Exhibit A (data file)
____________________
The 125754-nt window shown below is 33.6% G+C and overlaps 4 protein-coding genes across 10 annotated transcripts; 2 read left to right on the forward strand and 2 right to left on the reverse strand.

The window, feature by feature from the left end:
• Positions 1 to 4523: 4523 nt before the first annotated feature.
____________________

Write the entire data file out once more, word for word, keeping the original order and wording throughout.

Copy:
The 125754-nt window shown below is 33.6% G+C and overlaps 4 protein-coding genes across 10 annotated transcripts; 2 read left to right on the forward strand and 2 right to left on the reverse strand.

The window, feature by feature from the left end:
• Positions 1 to 4523: 4523 nt before the first annotated feature.